Tuesday, September 2, 2014

Book Review: "When the World Was Young" by Elizabeth Gaffney

Wonderfully moving and beautifully written

About the book

The novel follows Wally Baker who's nine years old when the novel starts. While her father is in Japan, Wally lives with her mother in Brooklyn and for the war effort, they have taken in a boarder— Mr. Niederman. On V J Day, not only does the world change, Wally's own world changes drastically and mysteriously. Surrounded by an wonderful cast who all have to adjust to the changes, we follow Wally into adulthood as she tries to make sense of her own destiny, with little or no help from the people who bear the answers, and with glimpses of their point of view as well.

What I loved

As with any novel that is not necessarily plot driven, meaningful and memorable characters and their  arcs is probably the most important thing. The main character Wally goes from being a nine year old girl, to graduating college. She's a strong female protagonist, described as a tomboy, which is what I like most about her. She has an enormous passion for Wonder Woman and... bugs. We'll get back to that later. Being that both her mother and her grandmother are doctors—which was highly unusual in that time—it is no surprise Wally would be such a strong girl.
Apart from Wally, there's quite a cast of characters: her mother Dr. Stella Baker, the grandmother "Gigi" and grandfather Waldo Wallace, Mr. Niedermann, her dad Admiral Baker, the housemaid Loretta and her son Ham. It's not an easy feat to give them all original personalities and make their presence important to the story. Although many of characters are more involved in narrative summaries of past events rather than in scenes of the actual plot, I could always sense their presence and the impact they had on Wally's life. Bravo!

There is quite a lot of hopping between the actual time of the story and the plot to what happened in the past. But I think Elizabeth does this beautifully and I never had a problem following what was actually happening right now. Also, even in the narrative summaries, she does a great job at combining both telling and showing, because there simply wasn't enough time or space to show everything.

Back to the ants—I will never look at ants the same way again. The author managed to make something I find appalling into something fascinating and impressive. And what is even more interesting was how much information there is on ants, yet it doesn't feel like information dumping at all. Thank you Elizabeth Gaffney for changing my view on them!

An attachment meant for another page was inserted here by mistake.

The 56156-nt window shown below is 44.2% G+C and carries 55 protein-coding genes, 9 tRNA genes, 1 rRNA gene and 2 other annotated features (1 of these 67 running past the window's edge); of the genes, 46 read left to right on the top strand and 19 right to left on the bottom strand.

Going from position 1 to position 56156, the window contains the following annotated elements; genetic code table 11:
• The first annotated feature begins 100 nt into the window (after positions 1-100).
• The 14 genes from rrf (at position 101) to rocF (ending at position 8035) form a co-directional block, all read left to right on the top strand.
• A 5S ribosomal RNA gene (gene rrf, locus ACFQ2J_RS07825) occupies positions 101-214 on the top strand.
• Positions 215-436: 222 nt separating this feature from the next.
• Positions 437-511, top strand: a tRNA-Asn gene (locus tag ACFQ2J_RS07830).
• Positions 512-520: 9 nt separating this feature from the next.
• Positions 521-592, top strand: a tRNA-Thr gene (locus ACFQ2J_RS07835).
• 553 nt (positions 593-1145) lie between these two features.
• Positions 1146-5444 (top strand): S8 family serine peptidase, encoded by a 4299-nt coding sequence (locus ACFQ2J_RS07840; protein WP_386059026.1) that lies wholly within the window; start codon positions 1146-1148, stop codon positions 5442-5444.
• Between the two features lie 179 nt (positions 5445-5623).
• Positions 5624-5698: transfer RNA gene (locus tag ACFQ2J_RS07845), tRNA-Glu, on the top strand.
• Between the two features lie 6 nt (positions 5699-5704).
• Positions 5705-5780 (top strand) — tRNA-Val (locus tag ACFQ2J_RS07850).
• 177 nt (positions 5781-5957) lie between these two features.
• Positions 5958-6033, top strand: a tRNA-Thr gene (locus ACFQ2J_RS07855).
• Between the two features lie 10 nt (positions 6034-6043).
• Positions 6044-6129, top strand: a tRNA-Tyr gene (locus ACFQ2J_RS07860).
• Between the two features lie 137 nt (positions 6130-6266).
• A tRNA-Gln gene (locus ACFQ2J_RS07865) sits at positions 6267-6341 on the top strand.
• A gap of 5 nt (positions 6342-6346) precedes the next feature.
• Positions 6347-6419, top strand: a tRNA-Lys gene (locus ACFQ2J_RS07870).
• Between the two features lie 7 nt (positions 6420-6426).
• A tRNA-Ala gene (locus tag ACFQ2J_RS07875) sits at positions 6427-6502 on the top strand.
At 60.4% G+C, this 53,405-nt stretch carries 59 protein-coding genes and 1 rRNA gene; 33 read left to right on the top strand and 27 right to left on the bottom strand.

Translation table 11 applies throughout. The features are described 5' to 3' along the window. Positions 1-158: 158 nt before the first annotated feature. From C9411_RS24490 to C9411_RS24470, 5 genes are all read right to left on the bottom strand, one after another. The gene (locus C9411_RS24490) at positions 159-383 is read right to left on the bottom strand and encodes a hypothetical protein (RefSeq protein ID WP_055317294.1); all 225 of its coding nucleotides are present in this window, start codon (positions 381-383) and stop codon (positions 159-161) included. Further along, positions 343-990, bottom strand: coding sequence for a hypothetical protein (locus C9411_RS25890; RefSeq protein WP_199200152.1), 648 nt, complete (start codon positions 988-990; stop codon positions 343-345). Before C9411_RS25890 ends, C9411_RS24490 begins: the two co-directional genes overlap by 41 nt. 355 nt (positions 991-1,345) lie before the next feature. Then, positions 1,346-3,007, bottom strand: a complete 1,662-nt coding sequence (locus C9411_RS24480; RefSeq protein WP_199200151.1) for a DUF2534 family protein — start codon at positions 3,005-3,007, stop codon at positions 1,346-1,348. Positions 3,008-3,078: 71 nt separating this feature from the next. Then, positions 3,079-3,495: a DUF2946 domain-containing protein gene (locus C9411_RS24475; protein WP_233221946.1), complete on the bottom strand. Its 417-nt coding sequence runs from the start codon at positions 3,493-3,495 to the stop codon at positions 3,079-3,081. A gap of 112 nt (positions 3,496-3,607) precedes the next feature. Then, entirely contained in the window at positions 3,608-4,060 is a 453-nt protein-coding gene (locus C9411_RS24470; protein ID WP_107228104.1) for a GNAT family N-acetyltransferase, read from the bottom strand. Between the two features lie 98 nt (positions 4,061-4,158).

What I didn't love

It can be difficult to cover ten plus years and different generations and their history into one novel. And although I think Elizabeth does a great job doing this on a larger scale, in telling bits and pieces from the history of the family, the actual plot feels a bit rushed at times. Some important and plot turning events happens rather suddenly without any build up or set up. Instead of feeling "Wow, I did not see that coming" I felt "Really? No build up to this magnificent big moment?"

Being a screenwriter, I am always a little picky when it comes to the dialogue. I noticed how Wally doesn't sound like a nine year old at all. I couldn't see any difference in her voice from Ham's—who's a few years older. And as she gets older her tone and voice remained the same consistently throughout, which isn't how it works.

The ending is the only thing that prevents me from giving this wonderful novel five stars. I will not give any spoilers but I didn't believe it at all and I don't think it was necessary. I was trying to think what else the ending could look like, and I have to agree that if you truly want a happy and dramatic ending where all the remaining characters come together, I guess this was the best one. And to some, perhaps that is the only satisfying way to end a novel. This wasn't a book I read because I wanted to get to the ending. I read it for the writing and for the characters and I would have been perfeclty satisfied with a less happy one. Instead the overly-joyous ending cheapened the novel just a tad bit.


I noticed this novel has received mixed reviews. Some have pointed out there was a lack of emotion in her writing. According to me, Elizabeth Gaffney painted a vivid enough picture and the stories and internal conflicts of the complicated characters stood tall on their own without needing any overly-dramatic emotional embellishments or help from the narrator. This is not a plot driven novel—it is a wonderfully moving and beautifully written character driven literary piece of work and I think Elizabeth Gaffney has did a marvelous job.

Author: Elizabeth Gaffney
Publisher: Random House
Release date: August 5, 2014